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Dispatch from the Venezuelan Diaspora
Rodrigo Guerrero, Assistant Director of Creative Youth Development, New England Conservatory
EDITORS’ NOTE: Rodrigo Guerrero was a longtime key figure in El Sistema Venezuela, a leader in the areas of Institutional Development and International Relations and an essential aide and translator for Maestro Abreu. The political and economic turmoil in Venezuela has made it necessary for him, as for so many others, to leave his homeland; he has relocated with his family to Boston, where he is now working as Assistant Director of Creative Youth Development at the New England Conservatory. We asked Rodrigo to reflect upon some aspect of the extraordinary Venezuelan musical diaspora. Here is his response.
I first met Anthony Pérez more than a decade ago in Venezuela; he was a promising trumpet player from the Andean state of Táchira. We worked together on several occasions, as his energetic performance and manner made him a fantastic interview subject regarding the work of our orchestras and chamber ensembles. His story—a young boy in the town of Rubio rising to be one of the main brass players in the Simón Bolívar Orchestra—made for terrific press. You can see him playing alongside his peers, his hair slicked back, in YouTube clips of the legendary 2007 BBC Proms performance, led by Gustavo Dudamel, that introduced the orchestra to the world.
In April of 2019, Anthony reached out to me. We had both left Venezuela at different times, keeping in touch as much as anyone can through social media. His call was not a surprise; many other Sistema musicians have reached out to me over the years, seeking advice and support as they strove to make a living as musicians outside of Venezuela. To this end, I’ve written countless letters of support, had hundreds of phone conversations, and answered myriad emails endorsing my incredibly talented compatriots.
But Anthony’s call was not about that, not exactly. The prolific session and gig musician (as he had become upon moving to the U.S.) was letting me in on a new project. He was putting a band together in Miami. Not a band—an orchestra; not just an orchestra, but an orchestra of Venezuelan proportions. I couldn’t help but chuckle; I had known it would be just a matter of time before this happened. With the Venezuelan diaspora in full swing, so many young professionals were looking for opportunities to support their families after migrating to greener pastures around the globe. But I was struck by the seriousness of Anthony’s tone. He aspired to create an orchestra reminiscent of his days in El Sistema; he called it the Bolívar Philharmonic.
While listing some of the would-be participants, he let me in on how hard a time they were having since migrating to the U.S. A magnificent violin player of impeccable sound was laying bricks to make ends meet. A fantastic French horn and remarkable teacher was driving Uber. Oboists painted houses; concert flautists delivered groceries. All of them were working overtime to provide for their families here and back home.
“This orchestra,” he told me, “is an opportunity for our friends and compatriots to come back to the thing they love, even if it’s just to gain a bit of normalcy to carry on.”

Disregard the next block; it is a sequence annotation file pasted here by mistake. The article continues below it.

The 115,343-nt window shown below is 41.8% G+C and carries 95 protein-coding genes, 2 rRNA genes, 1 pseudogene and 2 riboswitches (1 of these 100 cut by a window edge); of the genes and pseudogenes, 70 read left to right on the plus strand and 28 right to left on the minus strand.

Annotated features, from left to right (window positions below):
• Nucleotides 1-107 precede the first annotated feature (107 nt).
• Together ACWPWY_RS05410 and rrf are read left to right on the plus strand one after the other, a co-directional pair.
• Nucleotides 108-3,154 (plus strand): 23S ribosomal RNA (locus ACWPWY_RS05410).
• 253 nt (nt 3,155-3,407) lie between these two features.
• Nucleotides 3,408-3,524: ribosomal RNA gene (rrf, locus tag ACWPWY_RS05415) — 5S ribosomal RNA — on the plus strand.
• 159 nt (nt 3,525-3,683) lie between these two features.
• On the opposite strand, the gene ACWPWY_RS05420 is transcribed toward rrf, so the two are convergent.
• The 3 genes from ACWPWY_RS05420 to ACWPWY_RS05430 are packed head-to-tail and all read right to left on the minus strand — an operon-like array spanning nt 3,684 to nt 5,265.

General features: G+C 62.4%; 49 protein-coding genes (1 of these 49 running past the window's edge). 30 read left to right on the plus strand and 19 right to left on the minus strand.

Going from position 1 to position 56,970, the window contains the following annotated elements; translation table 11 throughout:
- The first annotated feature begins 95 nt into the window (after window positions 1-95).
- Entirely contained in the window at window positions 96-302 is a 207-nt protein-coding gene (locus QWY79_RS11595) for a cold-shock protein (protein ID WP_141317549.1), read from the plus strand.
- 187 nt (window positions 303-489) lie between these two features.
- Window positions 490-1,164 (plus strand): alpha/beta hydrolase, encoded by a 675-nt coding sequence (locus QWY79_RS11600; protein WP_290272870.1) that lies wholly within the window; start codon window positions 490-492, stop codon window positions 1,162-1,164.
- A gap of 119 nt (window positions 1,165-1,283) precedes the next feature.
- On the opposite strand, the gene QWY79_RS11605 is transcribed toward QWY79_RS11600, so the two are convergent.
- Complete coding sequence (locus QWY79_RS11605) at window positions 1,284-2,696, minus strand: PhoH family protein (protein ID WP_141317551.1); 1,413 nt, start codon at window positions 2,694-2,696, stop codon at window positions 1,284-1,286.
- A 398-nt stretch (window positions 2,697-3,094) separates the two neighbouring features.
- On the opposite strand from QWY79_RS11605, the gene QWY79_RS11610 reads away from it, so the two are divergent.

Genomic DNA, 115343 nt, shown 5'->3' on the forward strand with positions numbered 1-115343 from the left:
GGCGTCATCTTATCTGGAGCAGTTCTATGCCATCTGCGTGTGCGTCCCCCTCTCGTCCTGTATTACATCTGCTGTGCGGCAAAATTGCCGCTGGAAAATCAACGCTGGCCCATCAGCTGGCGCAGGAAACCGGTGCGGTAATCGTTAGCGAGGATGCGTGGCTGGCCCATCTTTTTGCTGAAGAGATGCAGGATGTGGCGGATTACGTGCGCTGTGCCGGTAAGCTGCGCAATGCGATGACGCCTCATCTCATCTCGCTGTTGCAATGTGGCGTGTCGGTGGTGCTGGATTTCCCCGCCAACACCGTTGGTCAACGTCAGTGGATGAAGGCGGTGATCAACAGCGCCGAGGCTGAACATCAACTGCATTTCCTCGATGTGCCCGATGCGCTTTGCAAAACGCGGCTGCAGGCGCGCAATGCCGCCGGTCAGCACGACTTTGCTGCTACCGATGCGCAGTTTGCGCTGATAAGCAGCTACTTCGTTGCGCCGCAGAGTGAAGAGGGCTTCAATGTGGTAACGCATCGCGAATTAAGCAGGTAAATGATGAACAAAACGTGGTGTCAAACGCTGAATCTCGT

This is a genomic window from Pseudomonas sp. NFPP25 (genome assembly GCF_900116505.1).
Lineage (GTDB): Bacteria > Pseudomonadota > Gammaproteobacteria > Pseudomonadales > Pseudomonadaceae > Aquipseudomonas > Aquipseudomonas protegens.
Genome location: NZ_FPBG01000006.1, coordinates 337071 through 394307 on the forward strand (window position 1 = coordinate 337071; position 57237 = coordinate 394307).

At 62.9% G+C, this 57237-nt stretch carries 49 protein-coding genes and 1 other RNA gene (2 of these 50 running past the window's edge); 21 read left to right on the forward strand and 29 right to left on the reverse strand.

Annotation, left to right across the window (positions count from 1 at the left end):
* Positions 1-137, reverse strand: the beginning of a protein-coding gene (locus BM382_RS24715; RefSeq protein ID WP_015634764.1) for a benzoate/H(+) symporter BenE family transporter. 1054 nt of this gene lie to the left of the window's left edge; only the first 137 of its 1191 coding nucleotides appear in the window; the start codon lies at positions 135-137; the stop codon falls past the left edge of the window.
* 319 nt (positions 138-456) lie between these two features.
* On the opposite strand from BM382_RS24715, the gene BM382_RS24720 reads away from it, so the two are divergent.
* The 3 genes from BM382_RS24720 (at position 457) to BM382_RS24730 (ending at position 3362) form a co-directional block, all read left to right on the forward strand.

I flashed back to a scene in Venezuela some years ago: I’m escorting a journalist backstage to meet the Simón Bolívar Orchestra, and we chance upon a violinist who agrees to speak with us. After introductions, the journalist asks, “Where do you want to go when you turn pro?” The musician looks at him, puzzled. “I play with a great orchestra to packed halls; I’ve been conducted by Simon Rattle and Claudio Abbado; I have students; I’ve toured the world. Why would I go anywhere else?”
Flash forward to the inaugural concert in July 2019 of the Bolívar Philharmonic, every one of whose members had reasons to go somewhere else. The concert drew considerable attention, with the ensemble dubbed by the media “The Uber Orchestra”—not as an assessment of its size or quality, but in reference to how many of its members worked in ride-share services to support themselves. It also drew a packed house at the Wertheim Performing Arts Center at Florida International University. The audience was primarily comprised of Venezuelan migrants who had driven from all over the state to revel in the occasion, but it also included curious members of the Florida arts community. And why wouldn’t they come? An orchestra that plays and sounds like this one is the dream of many a European metropolis. The precision and élan we expect of a Bolívar orchestra was instantly recognizable, and the joy of sharing art with a new community shone through the smiles and tears of orchestra members as they played their hearts out.
Bolívar Phil stands as yet another testament to the values that El Sistema instills in its students and communities. It was created not just as an aesthetic exercise, but also with true commitment by its founders—Carlos Aragon, Eva Moreno, and Anthony Pérez—to use their skills to elevate themselves, their peers, and their new communities.
Today, one year after their concert, Bolívar Phil stands with many arts organizations as they attempt to continue their work amid a world pandemic. Having successfully secured grants for a concert season that has since mutated into a new education project that goes beyond borders, they provide masterclasses for Sistema-inspired programs in Latin America, including students back home in Venezuela.
And it’s important to note that this organization’s founders and musicians are only some of many around the world who have met the circumstances of diaspora by continuing to look for ways to use their artistic work in service of community—just as Maestro Abreu taught us all to do.
Rodrigo Guerrero sits on the Board of Bolívar Phil as part of its consultative council.